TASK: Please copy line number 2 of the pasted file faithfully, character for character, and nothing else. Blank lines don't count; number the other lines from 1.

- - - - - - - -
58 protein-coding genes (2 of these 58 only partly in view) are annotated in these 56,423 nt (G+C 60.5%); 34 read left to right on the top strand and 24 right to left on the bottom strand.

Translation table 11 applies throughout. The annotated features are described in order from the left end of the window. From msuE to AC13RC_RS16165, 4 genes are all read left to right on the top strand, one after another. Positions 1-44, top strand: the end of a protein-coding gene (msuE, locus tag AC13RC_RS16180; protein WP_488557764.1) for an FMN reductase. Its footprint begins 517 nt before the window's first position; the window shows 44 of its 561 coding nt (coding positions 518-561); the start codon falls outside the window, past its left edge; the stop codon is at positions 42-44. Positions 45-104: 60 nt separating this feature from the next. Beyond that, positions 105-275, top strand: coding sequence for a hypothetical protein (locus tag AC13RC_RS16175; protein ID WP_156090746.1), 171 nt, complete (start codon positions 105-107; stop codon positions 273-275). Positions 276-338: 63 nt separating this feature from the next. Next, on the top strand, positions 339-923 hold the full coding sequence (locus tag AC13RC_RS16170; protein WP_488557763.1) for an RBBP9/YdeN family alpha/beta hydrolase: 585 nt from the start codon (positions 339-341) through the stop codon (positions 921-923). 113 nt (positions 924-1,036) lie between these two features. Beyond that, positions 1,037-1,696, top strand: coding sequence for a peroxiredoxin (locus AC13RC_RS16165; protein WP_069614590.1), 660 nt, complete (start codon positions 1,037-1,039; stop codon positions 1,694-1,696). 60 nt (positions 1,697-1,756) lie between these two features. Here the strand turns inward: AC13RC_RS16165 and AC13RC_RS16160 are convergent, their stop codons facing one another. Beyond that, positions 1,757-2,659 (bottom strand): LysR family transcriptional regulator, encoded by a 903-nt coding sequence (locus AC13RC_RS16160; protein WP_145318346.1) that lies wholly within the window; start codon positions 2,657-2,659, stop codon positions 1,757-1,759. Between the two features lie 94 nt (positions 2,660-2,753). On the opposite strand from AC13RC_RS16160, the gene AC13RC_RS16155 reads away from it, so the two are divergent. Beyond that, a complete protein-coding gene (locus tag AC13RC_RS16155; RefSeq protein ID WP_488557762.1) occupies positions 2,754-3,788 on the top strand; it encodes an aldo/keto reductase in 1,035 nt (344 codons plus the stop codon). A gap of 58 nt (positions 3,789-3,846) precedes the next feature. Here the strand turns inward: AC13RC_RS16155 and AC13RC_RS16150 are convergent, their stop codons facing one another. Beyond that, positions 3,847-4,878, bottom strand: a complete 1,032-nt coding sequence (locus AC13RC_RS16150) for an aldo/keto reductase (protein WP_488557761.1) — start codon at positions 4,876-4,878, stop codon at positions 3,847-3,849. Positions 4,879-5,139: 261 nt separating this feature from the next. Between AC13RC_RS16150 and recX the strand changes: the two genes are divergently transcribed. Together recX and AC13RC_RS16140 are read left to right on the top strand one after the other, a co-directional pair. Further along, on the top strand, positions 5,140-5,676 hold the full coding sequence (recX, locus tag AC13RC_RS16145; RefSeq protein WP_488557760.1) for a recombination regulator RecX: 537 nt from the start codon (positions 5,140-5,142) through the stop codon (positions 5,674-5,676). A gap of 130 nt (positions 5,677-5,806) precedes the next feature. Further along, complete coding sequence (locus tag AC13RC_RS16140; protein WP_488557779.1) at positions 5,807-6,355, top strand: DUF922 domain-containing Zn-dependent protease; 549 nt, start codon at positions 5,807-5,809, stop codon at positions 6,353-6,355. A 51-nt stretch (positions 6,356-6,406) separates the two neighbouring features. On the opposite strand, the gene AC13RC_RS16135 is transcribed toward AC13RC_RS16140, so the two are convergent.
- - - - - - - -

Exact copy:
Translation table 11 applies throughout. The annotated features are described in order from the left end of the window. From msuE to AC13RC_RS16165, 4 genes are all read left to right on the top strand, one after another. Positions 1-44, top strand: the end of a protein-coding gene (msuE, locus tag AC13RC_RS16180; protein WP_488557764.1) for an FMN reductase. Its footprint begins 517 nt before the window's first position; the window shows 44 of its 561 coding nt (coding positions 518-561); the start codon falls outside the window, past its left edge; the stop codon is at positions 42-44. Positions 45-104: 60 nt separating this feature from the next. Beyond that, positions 105-275, top strand: coding sequence for a hypothetical protein (locus tag AC13RC_RS16175; protein ID WP_156090746.1), 171 nt, complete (start codon positions 105-107; stop codon positions 273-275). Positions 276-338: 63 nt separating this feature from the next. Next, on the top strand, positions 339-923 hold the full coding sequence (locus tag AC13RC_RS16170; protein WP_488557763.1) for an RBBP9/YdeN family alpha/beta hydrolase: 585 nt from the start codon (positions 339-341) through the stop codon (positions 921-923). 113 nt (positions 924-1,036) lie between these two features. Beyond that, positions 1,037-1,696, top strand: coding sequence for a peroxiredoxin (locus AC13RC_RS16165; protein WP_069614590.1), 660 nt, complete (start codon positions 1,037-1,039; stop codon positions 1,694-1,696). 60 nt (positions 1,697-1,756) lie between these two features. Here the strand turns inward: AC13RC_RS16165 and AC13RC_RS16160 are convergent, their stop codons facing one another. Beyond that, positions 1,757-2,659 (bottom strand): LysR family transcriptional regulator, encoded by a 903-nt coding sequence (locus AC13RC_RS16160; protein WP_145318346.1) that lies wholly within the window; start codon positions 2,657-2,659, stop codon positions 1,757-1,759. Between the two features lie 94 nt (positions 2,660-2,753). On the opposite strand from AC13RC_RS16160, the gene AC13RC_RS16155 reads away from it, so the two are divergent. Beyond that, a complete protein-coding gene (locus tag AC13RC_RS16155; RefSeq protein ID WP_488557762.1) occupies positions 2,754-3,788 on the top strand; it encodes an aldo/keto reductase in 1,035 nt (344 codons plus the stop codon). A gap of 58 nt (positions 3,789-3,846) precedes the next feature. Here the strand turns inward: AC13RC_RS16155 and AC13RC_RS16150 are convergent, their stop codons facing one another. Beyond that, positions 3,847-4,878, bottom strand: a complete 1,032-nt coding sequence (locus AC13RC_RS16150) for an aldo/keto reductase (protein WP_488557761.1) — start codon at positions 4,876-4,878, stop codon at positions 3,847-3,849. Positions 4,879-5,139: 261 nt separating this feature from the next. Between AC13RC_RS16150 and recX the strand changes: the two genes are divergently transcribed. Together recX and AC13RC_RS16140 are read left to right on the top strand one after the other, a co-directional pair. Further along, on the top strand, positions 5,140-5,676 hold the full coding sequence (recX, locus tag AC13RC_RS16145; RefSeq protein WP_488557760.1) for a recombination regulator RecX: 537 nt from the start codon (positions 5,140-5,142) through the stop codon (positions 5,674-5,676). A gap of 130 nt (positions 5,677-5,806) precedes the next feature. Further along, complete coding sequence (locus tag AC13RC_RS16140; protein WP_488557779.1) at positions 5,807-6,355, top strand: DUF922 domain-containing Zn-dependent protease; 549 nt, start codon at positions 5,807-5,809, stop codon at positions 6,353-6,355. A 51-nt stretch (positions 6,356-6,406) separates the two neighbouring features. On the opposite strand, the gene AC13RC_RS16135 is transcribed toward AC13RC_RS16140, so the two are convergent.